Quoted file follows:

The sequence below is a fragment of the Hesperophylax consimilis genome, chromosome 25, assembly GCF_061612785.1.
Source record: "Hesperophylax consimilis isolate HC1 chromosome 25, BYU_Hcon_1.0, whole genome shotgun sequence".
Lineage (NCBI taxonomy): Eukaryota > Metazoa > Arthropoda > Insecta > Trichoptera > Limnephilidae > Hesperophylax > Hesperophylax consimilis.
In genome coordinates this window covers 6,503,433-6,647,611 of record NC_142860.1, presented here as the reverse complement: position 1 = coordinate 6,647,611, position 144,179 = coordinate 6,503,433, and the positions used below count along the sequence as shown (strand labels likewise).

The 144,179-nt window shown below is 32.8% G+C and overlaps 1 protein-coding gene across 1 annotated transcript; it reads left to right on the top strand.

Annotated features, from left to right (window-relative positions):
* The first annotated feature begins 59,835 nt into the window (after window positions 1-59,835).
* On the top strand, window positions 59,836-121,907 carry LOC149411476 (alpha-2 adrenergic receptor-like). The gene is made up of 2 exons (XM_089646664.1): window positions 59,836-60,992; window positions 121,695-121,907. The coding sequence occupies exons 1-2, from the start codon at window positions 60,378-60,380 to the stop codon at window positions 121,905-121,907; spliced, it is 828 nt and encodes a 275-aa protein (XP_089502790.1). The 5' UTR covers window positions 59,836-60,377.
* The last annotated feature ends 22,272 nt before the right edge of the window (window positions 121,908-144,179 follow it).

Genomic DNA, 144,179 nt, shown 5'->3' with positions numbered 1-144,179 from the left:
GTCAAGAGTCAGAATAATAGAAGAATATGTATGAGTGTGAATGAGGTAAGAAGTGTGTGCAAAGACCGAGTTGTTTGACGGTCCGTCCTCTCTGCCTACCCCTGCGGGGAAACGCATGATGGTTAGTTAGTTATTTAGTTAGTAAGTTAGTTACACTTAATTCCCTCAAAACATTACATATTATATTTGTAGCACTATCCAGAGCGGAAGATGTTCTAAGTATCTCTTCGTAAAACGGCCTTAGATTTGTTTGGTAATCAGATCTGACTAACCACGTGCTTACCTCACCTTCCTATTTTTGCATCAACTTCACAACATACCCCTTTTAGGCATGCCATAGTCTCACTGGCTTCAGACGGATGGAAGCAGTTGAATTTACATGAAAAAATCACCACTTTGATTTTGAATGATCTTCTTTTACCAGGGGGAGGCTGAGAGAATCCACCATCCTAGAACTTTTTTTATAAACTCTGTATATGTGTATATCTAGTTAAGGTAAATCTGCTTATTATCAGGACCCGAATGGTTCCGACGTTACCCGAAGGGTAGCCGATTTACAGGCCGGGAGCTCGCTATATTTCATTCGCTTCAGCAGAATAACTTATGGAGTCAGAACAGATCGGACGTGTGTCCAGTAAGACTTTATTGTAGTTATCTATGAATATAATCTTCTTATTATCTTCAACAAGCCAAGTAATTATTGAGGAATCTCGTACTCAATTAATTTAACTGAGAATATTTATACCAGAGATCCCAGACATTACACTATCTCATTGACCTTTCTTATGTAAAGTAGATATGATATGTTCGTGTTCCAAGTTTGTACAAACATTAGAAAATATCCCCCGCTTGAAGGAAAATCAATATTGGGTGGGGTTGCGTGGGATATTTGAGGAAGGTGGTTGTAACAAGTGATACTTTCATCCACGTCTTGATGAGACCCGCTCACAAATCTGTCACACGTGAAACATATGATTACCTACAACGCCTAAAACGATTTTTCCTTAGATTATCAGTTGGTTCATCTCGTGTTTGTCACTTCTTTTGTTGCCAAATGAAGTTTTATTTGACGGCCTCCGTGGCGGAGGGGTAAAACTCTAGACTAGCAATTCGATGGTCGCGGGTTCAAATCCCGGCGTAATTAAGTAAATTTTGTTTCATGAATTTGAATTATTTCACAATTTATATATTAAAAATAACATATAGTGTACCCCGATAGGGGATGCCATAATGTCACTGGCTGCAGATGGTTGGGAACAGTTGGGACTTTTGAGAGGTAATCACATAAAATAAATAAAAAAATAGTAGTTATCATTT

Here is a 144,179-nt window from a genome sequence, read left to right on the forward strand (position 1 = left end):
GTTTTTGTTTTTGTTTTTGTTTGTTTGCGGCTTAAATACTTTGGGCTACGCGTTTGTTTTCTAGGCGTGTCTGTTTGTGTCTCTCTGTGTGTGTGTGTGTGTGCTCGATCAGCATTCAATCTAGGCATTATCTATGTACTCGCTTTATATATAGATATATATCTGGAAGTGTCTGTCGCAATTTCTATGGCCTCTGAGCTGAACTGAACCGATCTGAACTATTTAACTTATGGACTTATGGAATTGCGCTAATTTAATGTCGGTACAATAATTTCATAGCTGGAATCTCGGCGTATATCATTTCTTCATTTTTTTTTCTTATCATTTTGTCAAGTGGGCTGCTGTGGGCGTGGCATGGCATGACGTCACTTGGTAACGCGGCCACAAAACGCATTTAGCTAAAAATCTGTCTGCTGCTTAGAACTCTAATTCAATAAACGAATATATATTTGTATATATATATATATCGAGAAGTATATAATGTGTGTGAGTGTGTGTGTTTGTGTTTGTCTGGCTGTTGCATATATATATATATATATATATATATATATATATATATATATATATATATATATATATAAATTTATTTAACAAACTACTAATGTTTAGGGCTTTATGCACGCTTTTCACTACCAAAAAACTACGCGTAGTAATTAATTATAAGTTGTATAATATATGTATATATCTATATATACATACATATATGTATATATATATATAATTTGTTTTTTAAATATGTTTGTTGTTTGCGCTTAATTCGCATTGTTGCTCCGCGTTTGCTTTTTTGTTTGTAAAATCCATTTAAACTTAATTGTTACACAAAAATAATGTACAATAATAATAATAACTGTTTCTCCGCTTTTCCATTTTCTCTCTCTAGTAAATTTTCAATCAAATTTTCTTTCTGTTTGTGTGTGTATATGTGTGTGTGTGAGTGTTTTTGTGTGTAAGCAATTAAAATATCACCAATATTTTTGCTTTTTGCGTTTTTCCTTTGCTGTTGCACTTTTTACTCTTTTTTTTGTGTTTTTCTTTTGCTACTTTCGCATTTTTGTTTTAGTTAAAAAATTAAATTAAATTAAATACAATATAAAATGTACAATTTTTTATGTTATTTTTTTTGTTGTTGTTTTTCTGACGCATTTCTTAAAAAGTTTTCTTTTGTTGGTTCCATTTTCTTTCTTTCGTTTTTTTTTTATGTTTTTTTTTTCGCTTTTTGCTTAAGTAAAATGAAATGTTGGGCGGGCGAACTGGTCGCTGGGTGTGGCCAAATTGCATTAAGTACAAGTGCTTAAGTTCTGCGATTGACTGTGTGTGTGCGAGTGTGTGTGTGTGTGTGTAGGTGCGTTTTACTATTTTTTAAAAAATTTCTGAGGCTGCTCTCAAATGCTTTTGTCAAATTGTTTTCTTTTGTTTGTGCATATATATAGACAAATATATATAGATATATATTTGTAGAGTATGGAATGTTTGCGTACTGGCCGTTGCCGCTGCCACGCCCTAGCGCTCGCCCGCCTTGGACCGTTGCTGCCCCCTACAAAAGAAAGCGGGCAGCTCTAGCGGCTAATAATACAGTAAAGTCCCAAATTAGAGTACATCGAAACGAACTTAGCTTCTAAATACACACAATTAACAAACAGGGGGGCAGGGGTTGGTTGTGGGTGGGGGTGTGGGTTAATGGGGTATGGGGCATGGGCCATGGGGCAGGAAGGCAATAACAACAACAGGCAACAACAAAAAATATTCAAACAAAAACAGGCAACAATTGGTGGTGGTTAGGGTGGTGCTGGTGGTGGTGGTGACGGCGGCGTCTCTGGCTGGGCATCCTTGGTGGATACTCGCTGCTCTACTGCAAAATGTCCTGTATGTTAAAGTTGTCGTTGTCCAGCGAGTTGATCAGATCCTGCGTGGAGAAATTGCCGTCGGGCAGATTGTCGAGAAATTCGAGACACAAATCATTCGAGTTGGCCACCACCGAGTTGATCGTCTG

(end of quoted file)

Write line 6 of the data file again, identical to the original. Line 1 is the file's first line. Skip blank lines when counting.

Annotated features, from left to right (window-relative positions):